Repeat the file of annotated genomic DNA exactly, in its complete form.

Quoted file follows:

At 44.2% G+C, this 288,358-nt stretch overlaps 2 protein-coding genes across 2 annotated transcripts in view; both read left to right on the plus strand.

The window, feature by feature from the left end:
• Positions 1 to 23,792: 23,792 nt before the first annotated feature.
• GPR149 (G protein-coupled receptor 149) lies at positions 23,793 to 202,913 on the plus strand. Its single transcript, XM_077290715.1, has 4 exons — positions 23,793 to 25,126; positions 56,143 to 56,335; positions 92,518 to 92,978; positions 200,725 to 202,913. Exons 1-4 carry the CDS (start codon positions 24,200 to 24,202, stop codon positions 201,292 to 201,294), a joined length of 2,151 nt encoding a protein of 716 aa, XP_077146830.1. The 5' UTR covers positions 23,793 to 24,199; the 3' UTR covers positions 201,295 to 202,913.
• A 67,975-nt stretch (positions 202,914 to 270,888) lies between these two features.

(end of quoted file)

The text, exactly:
At 44.2% G+C, this 288,358-nt stretch overlaps 2 protein-coding genes across 2 annotated transcripts in view; both read left to right on the plus strand.

The window, feature by feature from the left end:
• Positions 1 to 23,792: 23,792 nt before the first annotated feature.
• GPR149 (G protein-coupled receptor 149) lies at positions 23,793 to 202,913 on the plus strand. Its single transcript, XM_077290715.1, has 4 exons — positions 23,793 to 25,126; positions 56,143 to 56,335; positions 92,518 to 92,978; positions 200,725 to 202,913. Exons 1-4 carry the CDS (start codon positions 24,200 to 24,202, stop codon positions 201,292 to 201,294), a joined length of 2,151 nt encoding a protein of 716 aa, XP_077146830.1. The 5' UTR covers positions 23,793 to 24,199; the 3' UTR covers positions 201,295 to 202,913.
• A 67,975-nt stretch (positions 202,914 to 270,888) lies between these two features.